Children’s author Julia Heckathorn travels the world to learn about different ecosystems and endangered animals. She pours her knowledge into children’s books, hoping the next generation will right the environmental wrongs of our times. As in many children's books, the main character in Heckathorn's stories is an animal. Unlike those other characters, though, this one is real - a kangaroo, that lives in the author’s backyard. VOA’s Penelope Poulou has more.
Video

Video Pet Kangaroo Helps Spread Environmental Message

Children’s author Julia Heckathorn travels the world to learn about different ecosystems and endangered animals. She pours her knowledge into children’s books, hoping the next generation will right the environmental wrongs of our times. As in many children's books, the main character in Heckathorn's stories is an animal. Unlike those other characters, though, this one is real - a kangaroo, that lives in the author’s backyard. VOA’s Penelope Poulou has more.
Video

Video Pro-Russian Separatists Plan 'Federalization Referendum' in Eastern Ukraine

Pro-Russian separatists in eastern Ukraine say they plan to move forward next month with a referendum vote for greater autonomy, despite the Geneva agreement reached with Russia, the U.S. and Ukraine to end the political conflict. VOA's Brian Padden reports from the city of Donetsk in Eastern Ukraine.
Video

Video Pope Francis Hopes Dual Canonizations Will Reconcile Church

On April 27, two popes - John the XXIII and John Paul II - will be made saints in a ceremony at St. Peter’s Square. VOA religion correspondent Jerome Socolovsky says the dual canonization is part of the current pope’s program to reconcile liberals and conservatives in the Roman Catholic Church.
Video

Video In Capturing Nature's Majesty, Film Makes Case for Its Survival

French filmmaker Luc Jacquet won worldwide acclaim for his 2005 Academy Award-winning documentary "March of the Penguins". Now Jacquet is back with a new film that takes movie-goers deep into the heart of a tropical rainforest - not only to celebrate its grandeur, but to make the case for its survival. VOA's Rosanne Skirble reports.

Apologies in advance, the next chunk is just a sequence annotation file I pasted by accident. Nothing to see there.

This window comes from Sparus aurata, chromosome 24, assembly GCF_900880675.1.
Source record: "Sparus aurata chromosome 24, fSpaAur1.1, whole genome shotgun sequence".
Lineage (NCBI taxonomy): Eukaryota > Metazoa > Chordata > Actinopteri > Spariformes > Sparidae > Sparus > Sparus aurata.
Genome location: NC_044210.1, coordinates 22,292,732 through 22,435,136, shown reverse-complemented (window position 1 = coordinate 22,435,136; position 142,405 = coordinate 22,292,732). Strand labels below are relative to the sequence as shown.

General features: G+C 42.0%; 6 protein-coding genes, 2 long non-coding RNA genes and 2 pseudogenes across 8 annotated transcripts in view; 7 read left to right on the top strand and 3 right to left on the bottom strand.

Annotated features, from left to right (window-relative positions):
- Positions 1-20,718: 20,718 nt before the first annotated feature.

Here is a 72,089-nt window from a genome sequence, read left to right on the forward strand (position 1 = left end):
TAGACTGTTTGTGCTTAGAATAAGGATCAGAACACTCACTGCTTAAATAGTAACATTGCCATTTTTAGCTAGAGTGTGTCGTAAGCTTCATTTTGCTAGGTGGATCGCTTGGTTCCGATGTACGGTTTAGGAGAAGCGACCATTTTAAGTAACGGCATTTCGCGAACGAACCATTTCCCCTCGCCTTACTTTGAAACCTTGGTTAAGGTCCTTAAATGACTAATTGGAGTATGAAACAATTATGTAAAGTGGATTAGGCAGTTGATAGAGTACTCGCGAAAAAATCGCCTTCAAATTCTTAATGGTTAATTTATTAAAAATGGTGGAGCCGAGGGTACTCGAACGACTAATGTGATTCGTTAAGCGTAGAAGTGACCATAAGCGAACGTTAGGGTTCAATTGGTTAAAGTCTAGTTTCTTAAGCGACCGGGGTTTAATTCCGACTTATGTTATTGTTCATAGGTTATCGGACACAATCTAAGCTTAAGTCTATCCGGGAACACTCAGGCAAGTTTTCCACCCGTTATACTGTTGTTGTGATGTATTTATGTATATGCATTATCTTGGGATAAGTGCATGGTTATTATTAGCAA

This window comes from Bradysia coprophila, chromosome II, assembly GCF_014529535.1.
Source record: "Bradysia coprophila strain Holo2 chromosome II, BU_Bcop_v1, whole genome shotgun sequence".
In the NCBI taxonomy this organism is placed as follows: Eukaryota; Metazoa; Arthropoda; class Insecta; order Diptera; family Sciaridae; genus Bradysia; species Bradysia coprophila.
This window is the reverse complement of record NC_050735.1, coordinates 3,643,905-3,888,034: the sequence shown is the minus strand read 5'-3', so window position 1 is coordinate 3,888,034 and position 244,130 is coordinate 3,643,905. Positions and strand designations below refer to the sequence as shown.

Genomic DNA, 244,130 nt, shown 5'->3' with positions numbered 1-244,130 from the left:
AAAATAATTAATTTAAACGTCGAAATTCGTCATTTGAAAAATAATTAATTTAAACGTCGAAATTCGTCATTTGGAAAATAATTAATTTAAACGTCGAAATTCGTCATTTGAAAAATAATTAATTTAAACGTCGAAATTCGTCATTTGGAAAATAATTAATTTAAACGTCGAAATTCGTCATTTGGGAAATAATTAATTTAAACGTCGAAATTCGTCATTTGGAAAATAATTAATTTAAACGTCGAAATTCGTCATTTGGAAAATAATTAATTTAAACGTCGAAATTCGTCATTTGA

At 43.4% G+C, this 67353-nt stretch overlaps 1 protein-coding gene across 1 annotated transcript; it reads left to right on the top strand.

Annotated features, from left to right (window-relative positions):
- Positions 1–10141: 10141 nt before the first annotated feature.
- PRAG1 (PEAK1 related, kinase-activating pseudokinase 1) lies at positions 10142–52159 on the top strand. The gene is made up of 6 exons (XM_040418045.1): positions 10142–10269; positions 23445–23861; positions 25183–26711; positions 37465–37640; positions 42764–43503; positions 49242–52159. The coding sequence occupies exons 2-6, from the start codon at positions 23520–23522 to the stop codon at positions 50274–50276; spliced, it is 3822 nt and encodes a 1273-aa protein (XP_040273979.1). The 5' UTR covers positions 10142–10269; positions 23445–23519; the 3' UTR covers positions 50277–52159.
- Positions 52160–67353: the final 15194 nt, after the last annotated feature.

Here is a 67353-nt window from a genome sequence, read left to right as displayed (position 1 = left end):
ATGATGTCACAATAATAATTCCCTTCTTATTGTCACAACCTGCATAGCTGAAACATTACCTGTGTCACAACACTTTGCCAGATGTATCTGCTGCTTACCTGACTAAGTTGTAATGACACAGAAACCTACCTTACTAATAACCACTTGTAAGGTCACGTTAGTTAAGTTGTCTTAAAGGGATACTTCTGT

Video

Video Boston Marathon Bittersweet for Many Runners

Monday's running of the Boston Marathon was bittersweet for many of the 36,000 participants as they finished the run that was interrupted by a double bombing last year. Many gathered along the route paid respect to the four people killed as a result of two bombings near the finish line. VOA's Carolyn Presutti returned to Boston this year to follow two runners, forever changed because of the crimes.
Video

Video International Students Learn Film Production in World's Movie Capital

Hollywood - which is part of Los Angeles - is the movie capital of the world, and many aspiring filmmakers go there in hopes of breaking into the movie business. Mike O'Sullivan reports that regional universities are also a magnet for students who hope to become producers or directors.
Video

Video Pacific Rim Trade Deal Proves Elusive

With the U.S.-led war in Iraq ended and American military involvement in Afghanistan winding down, President Barack Obama has sought to pivot the country's foreign policy focus towards Asia. One aspect of that pivot is the negotiation of a free-trade agreement among 12 Pacific Rim nations. But as Obama leaves this week on a trip to four Asian countries he has found it very difficult to complete the trade pact. VOA's Ken Bredemeier has more from Washington.
Video

Video Autistic Adults Face Housing, Job Challenges

Many parents of children with disabilities fear for the future of their adult child. It can be difficult to find services to help adults with disabilities - physical, mental or emotional - find work or live on their own. The mother of an autistic boy set up a foundation to advocate for the estimated 1.2 million American adults with autism, a developmental disorder that causes communication difficulties and often social difficulties. VOA's Faiza Elmasry reports.
AppleAndroid